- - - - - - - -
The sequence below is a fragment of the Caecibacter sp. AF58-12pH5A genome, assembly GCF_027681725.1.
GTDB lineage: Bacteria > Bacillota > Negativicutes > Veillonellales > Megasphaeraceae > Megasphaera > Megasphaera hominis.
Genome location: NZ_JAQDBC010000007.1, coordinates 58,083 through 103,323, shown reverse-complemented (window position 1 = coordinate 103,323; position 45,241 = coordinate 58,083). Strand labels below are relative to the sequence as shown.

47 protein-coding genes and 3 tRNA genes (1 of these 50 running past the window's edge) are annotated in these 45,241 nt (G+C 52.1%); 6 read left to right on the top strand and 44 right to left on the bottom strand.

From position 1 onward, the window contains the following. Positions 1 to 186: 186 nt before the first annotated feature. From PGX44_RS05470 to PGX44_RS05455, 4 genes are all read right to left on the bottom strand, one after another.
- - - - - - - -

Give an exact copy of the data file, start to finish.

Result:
The sequence below is a fragment of the Caecibacter sp. AF58-12pH5A genome, assembly GCF_027681725.1.
GTDB lineage: Bacteria > Bacillota > Negativicutes > Veillonellales > Megasphaeraceae > Megasphaera > Megasphaera hominis.
Genome location: NZ_JAQDBC010000007.1, coordinates 58,083 through 103,323, shown reverse-complemented (window position 1 = coordinate 103,323; position 45,241 = coordinate 58,083). Strand labels below are relative to the sequence as shown.

47 protein-coding genes and 3 tRNA genes (1 of these 50 running past the window's edge) are annotated in these 45,241 nt (G+C 52.1%); 6 read left to right on the top strand and 44 right to left on the bottom strand.

From position 1 onward, the window contains the following. Positions 1 to 186: 186 nt before the first annotated feature. From PGX44_RS05470 to PGX44_RS05455, 4 genes are all read right to left on the bottom strand, one after another.